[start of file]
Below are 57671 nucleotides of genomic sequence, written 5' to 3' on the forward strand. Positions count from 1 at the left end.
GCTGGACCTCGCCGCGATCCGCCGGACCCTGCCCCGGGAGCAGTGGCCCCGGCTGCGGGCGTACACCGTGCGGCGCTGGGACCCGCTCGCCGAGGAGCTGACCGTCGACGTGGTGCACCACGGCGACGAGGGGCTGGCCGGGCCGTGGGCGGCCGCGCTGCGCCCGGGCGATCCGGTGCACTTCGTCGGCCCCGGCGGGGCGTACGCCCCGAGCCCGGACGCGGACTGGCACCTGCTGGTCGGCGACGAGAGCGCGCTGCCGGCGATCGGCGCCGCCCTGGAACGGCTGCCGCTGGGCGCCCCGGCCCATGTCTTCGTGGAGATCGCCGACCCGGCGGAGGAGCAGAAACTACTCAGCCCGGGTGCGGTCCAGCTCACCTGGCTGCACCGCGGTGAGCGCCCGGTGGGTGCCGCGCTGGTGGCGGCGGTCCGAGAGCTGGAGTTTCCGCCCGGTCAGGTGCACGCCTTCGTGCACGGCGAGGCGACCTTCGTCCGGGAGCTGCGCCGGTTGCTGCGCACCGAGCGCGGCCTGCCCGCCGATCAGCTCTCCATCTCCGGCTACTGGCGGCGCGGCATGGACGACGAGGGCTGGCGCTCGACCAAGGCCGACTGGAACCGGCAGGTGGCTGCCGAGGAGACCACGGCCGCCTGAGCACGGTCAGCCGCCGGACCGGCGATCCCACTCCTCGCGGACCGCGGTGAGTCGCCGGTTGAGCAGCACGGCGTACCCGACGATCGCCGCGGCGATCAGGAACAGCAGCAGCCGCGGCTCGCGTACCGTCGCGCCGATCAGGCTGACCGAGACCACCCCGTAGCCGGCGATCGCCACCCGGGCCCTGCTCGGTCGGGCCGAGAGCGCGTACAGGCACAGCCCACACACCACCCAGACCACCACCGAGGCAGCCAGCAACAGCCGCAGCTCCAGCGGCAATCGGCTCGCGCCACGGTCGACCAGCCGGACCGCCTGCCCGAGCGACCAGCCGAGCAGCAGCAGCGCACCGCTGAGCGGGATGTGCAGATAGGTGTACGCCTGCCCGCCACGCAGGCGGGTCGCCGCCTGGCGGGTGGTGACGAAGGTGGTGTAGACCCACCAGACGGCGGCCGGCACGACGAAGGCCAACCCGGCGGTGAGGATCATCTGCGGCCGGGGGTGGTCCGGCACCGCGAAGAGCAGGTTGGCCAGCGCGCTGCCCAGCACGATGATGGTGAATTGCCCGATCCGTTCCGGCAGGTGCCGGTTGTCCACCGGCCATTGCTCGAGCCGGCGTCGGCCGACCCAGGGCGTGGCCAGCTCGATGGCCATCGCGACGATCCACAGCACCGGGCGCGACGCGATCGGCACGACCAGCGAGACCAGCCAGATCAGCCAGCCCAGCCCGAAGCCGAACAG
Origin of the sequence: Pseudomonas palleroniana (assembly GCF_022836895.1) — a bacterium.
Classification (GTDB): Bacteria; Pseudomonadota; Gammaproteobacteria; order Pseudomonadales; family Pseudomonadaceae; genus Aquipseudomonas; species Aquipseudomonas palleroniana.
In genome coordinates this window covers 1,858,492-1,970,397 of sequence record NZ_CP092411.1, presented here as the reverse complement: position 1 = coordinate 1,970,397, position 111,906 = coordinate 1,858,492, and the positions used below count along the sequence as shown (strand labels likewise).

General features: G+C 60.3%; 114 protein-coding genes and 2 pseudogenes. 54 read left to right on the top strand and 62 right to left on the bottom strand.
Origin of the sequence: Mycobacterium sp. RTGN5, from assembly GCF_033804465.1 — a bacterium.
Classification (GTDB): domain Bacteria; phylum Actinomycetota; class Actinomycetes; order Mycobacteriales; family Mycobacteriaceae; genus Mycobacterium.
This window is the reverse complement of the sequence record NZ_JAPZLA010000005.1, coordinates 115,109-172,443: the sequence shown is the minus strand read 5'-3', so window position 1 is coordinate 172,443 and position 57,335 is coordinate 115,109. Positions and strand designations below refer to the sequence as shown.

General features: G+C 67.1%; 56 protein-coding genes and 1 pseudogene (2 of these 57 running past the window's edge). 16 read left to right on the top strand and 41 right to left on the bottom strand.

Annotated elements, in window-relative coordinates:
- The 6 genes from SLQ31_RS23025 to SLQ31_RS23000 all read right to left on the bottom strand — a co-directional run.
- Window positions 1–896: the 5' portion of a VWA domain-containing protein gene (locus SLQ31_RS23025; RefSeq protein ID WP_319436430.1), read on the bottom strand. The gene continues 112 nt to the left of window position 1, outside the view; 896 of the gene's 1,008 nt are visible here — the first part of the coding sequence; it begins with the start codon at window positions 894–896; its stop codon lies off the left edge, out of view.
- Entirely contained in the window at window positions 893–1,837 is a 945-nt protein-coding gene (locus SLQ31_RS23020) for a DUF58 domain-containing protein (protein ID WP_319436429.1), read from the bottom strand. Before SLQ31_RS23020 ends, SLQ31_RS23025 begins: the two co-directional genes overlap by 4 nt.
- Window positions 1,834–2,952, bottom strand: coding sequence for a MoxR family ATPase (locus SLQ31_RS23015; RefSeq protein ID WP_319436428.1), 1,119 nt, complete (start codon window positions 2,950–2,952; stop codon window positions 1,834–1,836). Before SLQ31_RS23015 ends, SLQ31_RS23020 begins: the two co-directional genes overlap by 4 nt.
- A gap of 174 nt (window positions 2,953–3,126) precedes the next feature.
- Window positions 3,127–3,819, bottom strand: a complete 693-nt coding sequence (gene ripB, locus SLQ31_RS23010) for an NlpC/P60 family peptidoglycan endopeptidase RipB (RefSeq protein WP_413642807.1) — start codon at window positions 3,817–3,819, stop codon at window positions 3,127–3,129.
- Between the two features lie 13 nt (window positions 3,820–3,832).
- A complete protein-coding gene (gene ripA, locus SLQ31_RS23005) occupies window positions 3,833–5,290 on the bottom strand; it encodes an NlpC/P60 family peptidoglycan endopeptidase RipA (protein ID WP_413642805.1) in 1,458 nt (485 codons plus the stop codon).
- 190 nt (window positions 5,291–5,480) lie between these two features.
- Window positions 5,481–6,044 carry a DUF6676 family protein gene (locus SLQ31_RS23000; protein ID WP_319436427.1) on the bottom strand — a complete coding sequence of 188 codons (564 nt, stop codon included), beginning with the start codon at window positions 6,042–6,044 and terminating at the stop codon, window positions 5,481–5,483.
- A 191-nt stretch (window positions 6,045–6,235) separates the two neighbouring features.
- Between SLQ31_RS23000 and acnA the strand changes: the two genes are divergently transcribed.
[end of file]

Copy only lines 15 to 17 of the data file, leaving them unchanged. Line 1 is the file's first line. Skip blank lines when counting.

- Window positions 1,834–2,952, bottom strand: coding sequence for a MoxR family ATPase (locus SLQ31_RS23015; RefSeq protein ID WP_319436428.1), 1,119 nt, complete (start codon window positions 2,950–2,952; stop codon window positions 1,834–1,836). Before SLQ31_RS23015 ends, SLQ31_RS23020 begins: the two co-directional genes overlap by 4 nt.
- A gap of 174 nt (window positions 2,953–3,126) precedes the next feature.
- Window positions 3,127–3,819, bottom strand: a complete 693-nt coding sequence (gene ripB, locus SLQ31_RS23010) for an NlpC/P60 family peptidoglycan endopeptidase RipB (RefSeq protein WP_413642807.1) — start codon at window positions 3,817–3,819, stop codon at window positions 3,127–3,129.